Today, I'm going to tell you a little story about how my copywriting business grew faster after I had closed it than when it was open.
(Right? I know it sounds crazy, but for all of you "niche shifters" and "multi-passionates", this is a case study for staying the course, even when you really, really think you should shift your focus).
Back in 2013 when I opened my first business (a copywriting shop with the name...wait for it...Lauren Caselli Copywriting! My creativity knows no bounds when it comes to naming), I struggled SUPER hard with networking, putting myself out there, and pitching potential clients.
Two years later when I decided to close my copy shop in favor of planning events, I had more requests for copywriting AFTER I decided to stop copywriting than I did in my whole first year of freelancing. I didn't even have a website about my writing skills; I just had lots of word-of-mouth referrals.
Part of it has to do with the sheer time it takes to get your name out there, but part of it has to do with the fact that learning how to start and run a business takes time, let alone figure out how you work best with clients.
Here are some reasons that you need to focus, stay the course, and be very comfortable doing ONE thing as a business owner.
1 | It takes people a while to get comfortable with you.
I can tell you from first hand experience that it took me a really long time to develop my own client processes and figure out how I work best with clients. On top of that, I was learning who my ideal client was (which is constantly shifting), and I was also trying to figure out what sort of work I really liked doing.
It took me at least a year to really get focused on the kind of work I wanted to do, and how I wanted to do it. Full-disclosure, I worked with a lot of tough clients that first year, which was both really challenging AND extremely eye-opening.
After that first year, I booked some bigger recurring clients which meant I didn't have to go out and hustle as hard, but the only reason I booked those clients is because my reputation from other work I had done got me working with more people.
The lesson: It takes a while for your reputation to spread, so if you give up after 3 - 6 months, or even a year, you're not allowing the time it takes for people to get to know you as a graphic designer, book editor, photographer, or insert-name-of-dream-business-here.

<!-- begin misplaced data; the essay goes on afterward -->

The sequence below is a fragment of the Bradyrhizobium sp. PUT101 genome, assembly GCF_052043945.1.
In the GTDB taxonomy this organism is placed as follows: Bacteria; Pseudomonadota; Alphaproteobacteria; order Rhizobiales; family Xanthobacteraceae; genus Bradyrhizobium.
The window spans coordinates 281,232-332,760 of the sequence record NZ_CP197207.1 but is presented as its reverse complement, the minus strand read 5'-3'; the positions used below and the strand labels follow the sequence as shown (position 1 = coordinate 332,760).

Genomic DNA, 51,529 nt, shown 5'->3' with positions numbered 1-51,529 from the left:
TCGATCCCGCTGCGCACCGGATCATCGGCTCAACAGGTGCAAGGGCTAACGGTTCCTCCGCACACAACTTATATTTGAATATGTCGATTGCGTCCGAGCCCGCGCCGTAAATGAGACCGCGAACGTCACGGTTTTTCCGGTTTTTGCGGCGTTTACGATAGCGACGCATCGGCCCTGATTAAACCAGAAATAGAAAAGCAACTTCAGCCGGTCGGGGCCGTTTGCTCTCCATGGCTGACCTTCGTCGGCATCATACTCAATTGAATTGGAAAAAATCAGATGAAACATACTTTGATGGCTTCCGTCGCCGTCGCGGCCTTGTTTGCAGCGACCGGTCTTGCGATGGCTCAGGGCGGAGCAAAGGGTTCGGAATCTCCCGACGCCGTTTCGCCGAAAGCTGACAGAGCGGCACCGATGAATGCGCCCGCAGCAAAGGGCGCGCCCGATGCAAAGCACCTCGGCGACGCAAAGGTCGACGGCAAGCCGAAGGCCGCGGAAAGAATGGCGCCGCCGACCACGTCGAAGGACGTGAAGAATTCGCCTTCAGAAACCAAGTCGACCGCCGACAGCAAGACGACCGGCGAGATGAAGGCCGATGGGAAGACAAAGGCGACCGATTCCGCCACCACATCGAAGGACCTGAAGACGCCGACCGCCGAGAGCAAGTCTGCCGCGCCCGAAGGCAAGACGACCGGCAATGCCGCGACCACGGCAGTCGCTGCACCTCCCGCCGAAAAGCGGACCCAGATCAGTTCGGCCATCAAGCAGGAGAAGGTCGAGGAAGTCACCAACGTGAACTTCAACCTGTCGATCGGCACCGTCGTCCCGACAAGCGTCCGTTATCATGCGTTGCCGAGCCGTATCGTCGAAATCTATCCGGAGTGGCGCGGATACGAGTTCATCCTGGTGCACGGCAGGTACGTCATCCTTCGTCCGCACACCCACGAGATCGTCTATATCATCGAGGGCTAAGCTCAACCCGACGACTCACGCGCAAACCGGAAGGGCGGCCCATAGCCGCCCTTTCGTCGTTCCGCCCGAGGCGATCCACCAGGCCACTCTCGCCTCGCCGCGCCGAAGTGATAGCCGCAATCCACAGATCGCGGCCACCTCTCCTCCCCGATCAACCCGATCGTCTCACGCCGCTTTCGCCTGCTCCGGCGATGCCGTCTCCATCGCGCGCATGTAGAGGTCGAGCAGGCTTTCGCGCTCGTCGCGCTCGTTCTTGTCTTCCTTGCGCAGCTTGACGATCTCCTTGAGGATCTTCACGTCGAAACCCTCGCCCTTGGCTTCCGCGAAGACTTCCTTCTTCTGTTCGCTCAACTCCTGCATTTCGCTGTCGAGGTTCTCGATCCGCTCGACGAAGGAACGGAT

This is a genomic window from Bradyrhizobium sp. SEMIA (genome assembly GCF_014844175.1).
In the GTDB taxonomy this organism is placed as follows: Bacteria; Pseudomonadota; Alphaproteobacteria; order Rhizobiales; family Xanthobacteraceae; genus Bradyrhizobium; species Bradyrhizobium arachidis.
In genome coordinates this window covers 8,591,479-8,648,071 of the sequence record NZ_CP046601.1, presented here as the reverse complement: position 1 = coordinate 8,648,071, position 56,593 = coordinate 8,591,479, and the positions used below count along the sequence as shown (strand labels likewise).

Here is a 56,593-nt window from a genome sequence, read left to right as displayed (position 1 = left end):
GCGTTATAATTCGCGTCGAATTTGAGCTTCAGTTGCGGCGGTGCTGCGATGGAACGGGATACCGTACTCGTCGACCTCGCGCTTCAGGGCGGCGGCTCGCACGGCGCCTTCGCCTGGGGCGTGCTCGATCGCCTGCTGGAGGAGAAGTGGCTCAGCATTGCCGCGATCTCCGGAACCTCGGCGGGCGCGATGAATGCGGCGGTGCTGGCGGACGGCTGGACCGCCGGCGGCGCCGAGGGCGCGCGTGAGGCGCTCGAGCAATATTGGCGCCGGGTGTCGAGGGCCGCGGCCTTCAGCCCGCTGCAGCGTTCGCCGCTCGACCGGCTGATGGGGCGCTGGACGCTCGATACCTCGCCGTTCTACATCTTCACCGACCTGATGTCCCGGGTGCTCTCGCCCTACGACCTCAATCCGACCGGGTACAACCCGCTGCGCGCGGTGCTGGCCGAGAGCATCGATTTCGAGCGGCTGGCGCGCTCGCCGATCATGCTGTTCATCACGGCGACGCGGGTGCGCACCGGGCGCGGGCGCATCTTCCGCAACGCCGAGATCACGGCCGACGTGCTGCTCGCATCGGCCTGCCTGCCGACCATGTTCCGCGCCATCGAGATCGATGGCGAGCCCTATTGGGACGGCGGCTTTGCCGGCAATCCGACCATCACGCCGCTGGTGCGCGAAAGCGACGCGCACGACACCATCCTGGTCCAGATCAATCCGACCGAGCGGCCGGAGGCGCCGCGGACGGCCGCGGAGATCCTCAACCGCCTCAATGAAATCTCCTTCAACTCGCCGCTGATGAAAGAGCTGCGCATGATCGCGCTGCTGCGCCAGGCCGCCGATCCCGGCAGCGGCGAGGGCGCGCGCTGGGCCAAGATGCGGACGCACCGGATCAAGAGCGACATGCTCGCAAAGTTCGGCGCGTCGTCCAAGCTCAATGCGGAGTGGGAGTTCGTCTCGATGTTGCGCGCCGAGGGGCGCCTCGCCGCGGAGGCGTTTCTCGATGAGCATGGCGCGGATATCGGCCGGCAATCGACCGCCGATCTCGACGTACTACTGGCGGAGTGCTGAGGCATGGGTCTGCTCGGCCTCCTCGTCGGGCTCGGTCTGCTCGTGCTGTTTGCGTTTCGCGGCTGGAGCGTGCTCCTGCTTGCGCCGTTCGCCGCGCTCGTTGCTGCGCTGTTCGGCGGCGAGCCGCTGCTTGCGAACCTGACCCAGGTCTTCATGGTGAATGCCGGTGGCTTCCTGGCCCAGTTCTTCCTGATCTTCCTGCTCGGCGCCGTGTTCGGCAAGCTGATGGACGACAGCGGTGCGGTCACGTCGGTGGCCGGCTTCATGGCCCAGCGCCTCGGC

2 | You can't expect overnight results.
Even those "overnight celebrities" that you've heard of have put the work in.
This is kind of like dating (fair warning, I compare dating to business a LOT). Everything goes super great and fast? It usually fizzles quickly since you haven't laid a foundation to be a sustainable, successful partnership (*ahem* business *ahem*).
Slow and steady? Leads to a nice, comfy, lasting relationship (*ahem* business *ahem*).
A lot of people get into their own business because they think it's a fast track to lots of money, but that's not always the case (in fact that's RARELY the case). Even if you have clients right out of the gate, it can take a while for people to really see the value of the work you're doing, and even longer for people find an opportunity to recommend you to all their friends.
If you're not getting results fast enough, work harder...don't switch tracks. If you're already working hard, then have patience. If you've been patient for 2-3 years and you haven't seen any growth, then go back to #1.
Entrepreneurship is a sloooooow, loooooong game. If you don't start with that, then you're going to shoot yourself in the foot by changing your business right away.
3 | Changing your business around confuses clients.
Which means if you want to be known for SOMETHING, you have to be known for that one thing. It makes it really challenging for anyone to recommend you as a graphic designer if you're also a marketing expert, life coach, wedding planner, and backup dancer for the Knicks.
I'm not saying that you can't EVENTUALLY become all of those things. Usually, what happens is that people niche down their focus for their first business (let's say online marketing and sales for creative entrepreneurs), and then they start getting asked to teach or provide services for an ancillary expertise (like creating great online courses or how to launch via social media).
When I closed my copywriting business, I still had people referring to me as a "copywriter" when they introduced me. It was hard for me to change their minds (I spent a lot of time at networking events correcting people for almost 6 months), which is why it can be really challenging to switch your business focus.